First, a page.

In a bid to keep his firm at least partially independent, Knight Capital (NYSE:KCG) chief executive Tom Joyce today approached a number of Wall Street players in an attempt to merge with another player rather than be taken over by two companies that have expressed interest in buying the company, the FOX Business Network has learned.
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Joyce also plans to have preliminary discussions about doing a deal with money management powerhouse BlackRock (NYSE:BLK), according to a person with direct knowledge of the matter. It’s unclear how far the discussions with BlackRock might progress; one source with knowledge of the matter says chief executive Larry Fink has yet to be briefed on the matter.
A spokeswoman for BlackRock had no immediate comment.
“He doesn’t want to sell the firm, he wants to merge it,” said one person with direct knowledge of Joyce’s thinking. “He wants some control over Knight’s future and his own.”
Joyce’s contract with Knight ends at the end of the year, and it’s unclear if the board will be willing to extend it. The potential move also comes as Joyce weighs bids from two high-frequency trading firms that have expressed interest in acquiring Knight, particularly for its market making unit, which earned $51 million during the first six months of the year and is by far Knight’s most profitable business.
The firm nearly imploded earlier in the year when an errant trade cost it around $450 million; it was saved from bankruptcy following a cash infusion for a number of investors.
Those investors include the high-frequency trading firm Getco, which is one of the firms seeking to make a bid for Knight. The other likely bidder is Virtu Financial, another high frequency player.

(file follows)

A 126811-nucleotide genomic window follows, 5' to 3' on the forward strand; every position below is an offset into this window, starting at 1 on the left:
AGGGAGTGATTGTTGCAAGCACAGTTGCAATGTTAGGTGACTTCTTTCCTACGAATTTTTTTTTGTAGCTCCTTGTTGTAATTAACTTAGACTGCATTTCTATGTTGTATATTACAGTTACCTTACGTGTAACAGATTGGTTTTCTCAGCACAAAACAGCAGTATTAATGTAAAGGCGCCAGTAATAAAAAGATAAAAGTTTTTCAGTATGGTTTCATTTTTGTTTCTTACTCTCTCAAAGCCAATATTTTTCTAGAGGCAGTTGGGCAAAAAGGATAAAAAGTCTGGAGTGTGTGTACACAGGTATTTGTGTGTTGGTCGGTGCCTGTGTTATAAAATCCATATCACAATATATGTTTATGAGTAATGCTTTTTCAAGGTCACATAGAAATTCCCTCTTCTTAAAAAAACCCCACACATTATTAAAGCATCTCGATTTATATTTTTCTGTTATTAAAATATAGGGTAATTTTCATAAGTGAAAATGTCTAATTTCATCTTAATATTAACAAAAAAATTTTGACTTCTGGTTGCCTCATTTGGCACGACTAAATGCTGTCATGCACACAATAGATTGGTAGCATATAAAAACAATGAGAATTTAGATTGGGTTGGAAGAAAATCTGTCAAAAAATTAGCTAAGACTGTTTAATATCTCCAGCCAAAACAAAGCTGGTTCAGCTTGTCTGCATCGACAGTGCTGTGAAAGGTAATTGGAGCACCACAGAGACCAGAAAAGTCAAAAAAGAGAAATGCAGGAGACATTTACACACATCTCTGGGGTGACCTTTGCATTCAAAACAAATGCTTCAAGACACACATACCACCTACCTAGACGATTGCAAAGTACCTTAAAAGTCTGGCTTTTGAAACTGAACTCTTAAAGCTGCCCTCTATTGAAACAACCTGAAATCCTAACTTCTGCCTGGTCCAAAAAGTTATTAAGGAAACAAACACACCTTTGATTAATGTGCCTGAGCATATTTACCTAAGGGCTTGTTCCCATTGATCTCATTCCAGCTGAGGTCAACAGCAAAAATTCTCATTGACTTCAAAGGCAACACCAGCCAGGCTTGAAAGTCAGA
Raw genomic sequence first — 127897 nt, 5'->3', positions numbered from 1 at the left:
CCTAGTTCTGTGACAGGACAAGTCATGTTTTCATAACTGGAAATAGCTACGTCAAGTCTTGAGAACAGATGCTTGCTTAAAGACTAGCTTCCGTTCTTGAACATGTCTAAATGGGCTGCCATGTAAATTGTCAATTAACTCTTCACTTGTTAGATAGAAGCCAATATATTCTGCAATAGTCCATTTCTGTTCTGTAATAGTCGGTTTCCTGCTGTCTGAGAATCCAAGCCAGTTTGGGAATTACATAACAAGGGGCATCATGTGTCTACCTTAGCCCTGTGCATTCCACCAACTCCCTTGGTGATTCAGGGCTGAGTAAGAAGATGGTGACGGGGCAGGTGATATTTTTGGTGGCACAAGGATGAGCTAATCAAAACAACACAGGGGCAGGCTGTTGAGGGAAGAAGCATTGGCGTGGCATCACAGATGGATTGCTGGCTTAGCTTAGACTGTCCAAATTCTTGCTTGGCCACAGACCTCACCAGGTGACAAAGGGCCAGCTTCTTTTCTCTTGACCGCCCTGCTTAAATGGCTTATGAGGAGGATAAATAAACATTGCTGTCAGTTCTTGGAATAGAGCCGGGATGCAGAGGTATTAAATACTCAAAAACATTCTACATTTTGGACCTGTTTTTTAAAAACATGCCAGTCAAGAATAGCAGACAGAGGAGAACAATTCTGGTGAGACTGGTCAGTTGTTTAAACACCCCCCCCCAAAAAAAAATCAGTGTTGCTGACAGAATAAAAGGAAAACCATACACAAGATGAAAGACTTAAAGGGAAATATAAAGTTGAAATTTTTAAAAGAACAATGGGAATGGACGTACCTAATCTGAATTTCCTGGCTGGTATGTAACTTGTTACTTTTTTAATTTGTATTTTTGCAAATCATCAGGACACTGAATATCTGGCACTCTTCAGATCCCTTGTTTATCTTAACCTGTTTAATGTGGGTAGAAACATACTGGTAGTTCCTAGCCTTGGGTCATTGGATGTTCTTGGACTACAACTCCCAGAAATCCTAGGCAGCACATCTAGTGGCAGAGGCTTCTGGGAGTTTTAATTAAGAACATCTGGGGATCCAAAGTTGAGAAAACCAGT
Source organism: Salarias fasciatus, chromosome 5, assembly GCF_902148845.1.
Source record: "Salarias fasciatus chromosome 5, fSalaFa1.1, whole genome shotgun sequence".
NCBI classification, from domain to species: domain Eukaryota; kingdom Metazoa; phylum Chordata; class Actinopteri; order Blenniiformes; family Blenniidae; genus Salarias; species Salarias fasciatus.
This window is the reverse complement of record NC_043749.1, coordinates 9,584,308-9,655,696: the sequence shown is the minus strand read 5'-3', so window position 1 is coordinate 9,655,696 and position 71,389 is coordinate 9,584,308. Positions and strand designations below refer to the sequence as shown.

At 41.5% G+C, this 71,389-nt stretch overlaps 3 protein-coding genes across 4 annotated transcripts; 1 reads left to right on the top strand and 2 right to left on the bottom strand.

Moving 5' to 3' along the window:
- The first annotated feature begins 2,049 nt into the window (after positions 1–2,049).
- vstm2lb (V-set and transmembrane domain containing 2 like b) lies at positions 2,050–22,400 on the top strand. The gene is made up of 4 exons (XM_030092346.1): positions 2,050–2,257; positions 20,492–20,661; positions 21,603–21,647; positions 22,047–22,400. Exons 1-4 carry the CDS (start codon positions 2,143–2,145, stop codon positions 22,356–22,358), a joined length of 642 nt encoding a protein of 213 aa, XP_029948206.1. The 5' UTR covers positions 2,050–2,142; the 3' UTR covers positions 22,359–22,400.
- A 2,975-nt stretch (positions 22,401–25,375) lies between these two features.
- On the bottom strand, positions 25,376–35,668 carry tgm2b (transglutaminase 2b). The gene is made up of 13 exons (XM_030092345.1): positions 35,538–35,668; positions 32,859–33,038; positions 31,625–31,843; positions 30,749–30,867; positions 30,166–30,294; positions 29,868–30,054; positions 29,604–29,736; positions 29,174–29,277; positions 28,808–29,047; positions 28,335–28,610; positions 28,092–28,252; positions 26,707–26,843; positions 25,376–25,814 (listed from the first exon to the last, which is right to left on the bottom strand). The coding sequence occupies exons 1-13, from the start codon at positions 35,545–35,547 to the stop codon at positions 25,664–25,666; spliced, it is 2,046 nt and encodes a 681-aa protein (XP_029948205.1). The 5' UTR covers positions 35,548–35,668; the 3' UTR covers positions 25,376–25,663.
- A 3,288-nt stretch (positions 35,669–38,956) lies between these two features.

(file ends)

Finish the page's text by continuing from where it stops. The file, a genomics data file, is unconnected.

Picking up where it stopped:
Both Getco and Virtu declined comment; a spokeswoman for Knight didn’t return an email for comment.
But people close to Joyce say his preference is not to sell to either player, and if he’s forced to do a deal, he would like to merge Knight with another firm or have a larger company, like BlackRock, take over all of Knight’s various businesses. Both Getco and Virtu would likely sell off or close down its other operations.
BlackRock is one of the world’s largest money management firms, specializing in investing in bonds, though in recent years Fink has made an effort to diversify its business into equities. Knight, meanwhile, is considered the leading equity market maker for retail brokerages, matching buyers and sellers of stock through various stock exchanges.
Joyce also has a connection with Fink, who sold a chunk of BlackRock to Merrill Lynch in 2006 when Joyce was a senior executive at the Wall Street firm.
As first reported by FOX Business, Joyce spent much of Tuesday shopping Knight in hopes of a possible merger, or at the very least, boosting any takeover bid. Some analysts say the firm could fetch $1 billion or more.
Shares of Knight have spiked in recent days amid the takeover speculation, closing today at $2.97 a share. The major investors who bailed out Knight in August own 70% of the firm and provided the cash in exchange for $400 million in preferred stock that can convert into common stock at a price of $1.50 a share. Given where shares of Knight trade amid the takeover talk, many of those investors would like to walk away with their profits immediately and are thus pushing Joyce to do a deal.
But it’s unclear how much either Getco or Virtu would be willing to pay for Knight, and analysts say the firm’s nearly $3 share price makes a takeover valued at a little more than $1 billion.
Meanwhile, Joyce’s preference is for the firm to remain independent in some way, and he may argue to the board that without a merger partner, Knight could grow its business to produce more shareholder value by not selling out immediately.